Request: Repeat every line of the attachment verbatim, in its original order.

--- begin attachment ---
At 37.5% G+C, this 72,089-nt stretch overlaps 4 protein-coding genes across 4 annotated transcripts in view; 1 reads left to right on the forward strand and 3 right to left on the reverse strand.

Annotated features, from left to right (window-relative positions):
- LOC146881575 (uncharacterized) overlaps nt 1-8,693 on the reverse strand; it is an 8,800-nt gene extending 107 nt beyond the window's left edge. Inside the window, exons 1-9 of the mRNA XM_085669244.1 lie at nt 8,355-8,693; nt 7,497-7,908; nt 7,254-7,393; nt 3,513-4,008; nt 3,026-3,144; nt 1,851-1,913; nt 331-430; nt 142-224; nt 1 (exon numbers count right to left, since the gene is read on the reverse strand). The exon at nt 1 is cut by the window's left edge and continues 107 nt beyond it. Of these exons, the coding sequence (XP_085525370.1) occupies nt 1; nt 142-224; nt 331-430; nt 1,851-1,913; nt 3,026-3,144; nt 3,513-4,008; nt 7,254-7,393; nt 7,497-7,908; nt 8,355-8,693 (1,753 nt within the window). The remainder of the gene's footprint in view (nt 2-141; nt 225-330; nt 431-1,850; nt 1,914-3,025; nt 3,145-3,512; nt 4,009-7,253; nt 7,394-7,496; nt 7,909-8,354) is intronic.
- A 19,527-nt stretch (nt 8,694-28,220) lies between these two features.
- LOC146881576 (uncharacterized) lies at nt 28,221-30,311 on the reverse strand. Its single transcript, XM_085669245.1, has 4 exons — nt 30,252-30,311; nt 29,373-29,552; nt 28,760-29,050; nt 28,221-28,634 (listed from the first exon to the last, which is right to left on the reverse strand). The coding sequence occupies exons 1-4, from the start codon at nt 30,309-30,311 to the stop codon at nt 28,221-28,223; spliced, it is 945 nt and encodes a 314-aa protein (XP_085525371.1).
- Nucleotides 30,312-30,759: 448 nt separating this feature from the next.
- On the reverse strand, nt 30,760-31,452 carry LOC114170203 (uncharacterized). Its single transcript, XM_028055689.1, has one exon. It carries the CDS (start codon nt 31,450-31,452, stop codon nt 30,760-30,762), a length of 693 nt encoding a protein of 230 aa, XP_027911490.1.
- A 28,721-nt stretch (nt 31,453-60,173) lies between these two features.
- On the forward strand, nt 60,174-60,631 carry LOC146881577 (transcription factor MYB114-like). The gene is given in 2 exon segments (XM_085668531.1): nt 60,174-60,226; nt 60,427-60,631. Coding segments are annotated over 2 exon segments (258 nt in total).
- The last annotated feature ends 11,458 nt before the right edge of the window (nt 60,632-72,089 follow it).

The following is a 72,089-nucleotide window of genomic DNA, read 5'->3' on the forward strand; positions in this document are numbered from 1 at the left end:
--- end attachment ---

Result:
At 37.5% G+C, this 72,089-nt stretch overlaps 4 protein-coding genes across 4 annotated transcripts in view; 1 reads left to right on the forward strand and 3 right to left on the reverse strand.

Annotated features, from left to right (window-relative positions):
- LOC146881575 (uncharacterized) overlaps nt 1-8,693 on the reverse strand; it is an 8,800-nt gene extending 107 nt beyond the window's left edge. Inside the window, exons 1-9 of the mRNA XM_085669244.1 lie at nt 8,355-8,693; nt 7,497-7,908; nt 7,254-7,393; nt 3,513-4,008; nt 3,026-3,144; nt 1,851-1,913; nt 331-430; nt 142-224; nt 1 (exon numbers count right to left, since the gene is read on the reverse strand). The exon at nt 1 is cut by the window's left edge and continues 107 nt beyond it. Of these exons, the coding sequence (XP_085525370.1) occupies nt 1; nt 142-224; nt 331-430; nt 1,851-1,913; nt 3,026-3,144; nt 3,513-4,008; nt 7,254-7,393; nt 7,497-7,908; nt 8,355-8,693 (1,753 nt within the window). The remainder of the gene's footprint in view (nt 2-141; nt 225-330; nt 431-1,850; nt 1,914-3,025; nt 3,145-3,512; nt 4,009-7,253; nt 7,394-7,496; nt 7,909-8,354) is intronic.
- A 19,527-nt stretch (nt 8,694-28,220) lies between these two features.
- LOC146881576 (uncharacterized) lies at nt 28,221-30,311 on the reverse strand. Its single transcript, XM_085669245.1, has 4 exons — nt 30,252-30,311; nt 29,373-29,552; nt 28,760-29,050; nt 28,221-28,634 (listed from the first exon to the last, which is right to left on the reverse strand). The coding sequence occupies exons 1-4, from the start codon at nt 30,309-30,311 to the stop codon at nt 28,221-28,223; spliced, it is 945 nt and encodes a 314-aa protein (XP_085525371.1).
- Nucleotides 30,312-30,759: 448 nt separating this feature from the next.
- On the reverse strand, nt 30,760-31,452 carry LOC114170203 (uncharacterized). Its single transcript, XM_028055689.1, has one exon. It carries the CDS (start codon nt 31,450-31,452, stop codon nt 30,760-30,762), a length of 693 nt encoding a protein of 230 aa, XP_027911490.1.
- A 28,721-nt stretch (nt 31,453-60,173) lies between these two features.
- On the forward strand, nt 60,174-60,631 carry LOC146881577 (transcription factor MYB114-like). The gene is given in 2 exon segments (XM_085668531.1): nt 60,174-60,226; nt 60,427-60,631. Coding segments are annotated over 2 exon segments (258 nt in total).
- The last annotated feature ends 11,458 nt before the right edge of the window (nt 60,632-72,089 follow it).

The following is a 72,089-nucleotide window of genomic DNA, read 5'->3' on the forward strand; positions in this document are numbered from 1 at the left end: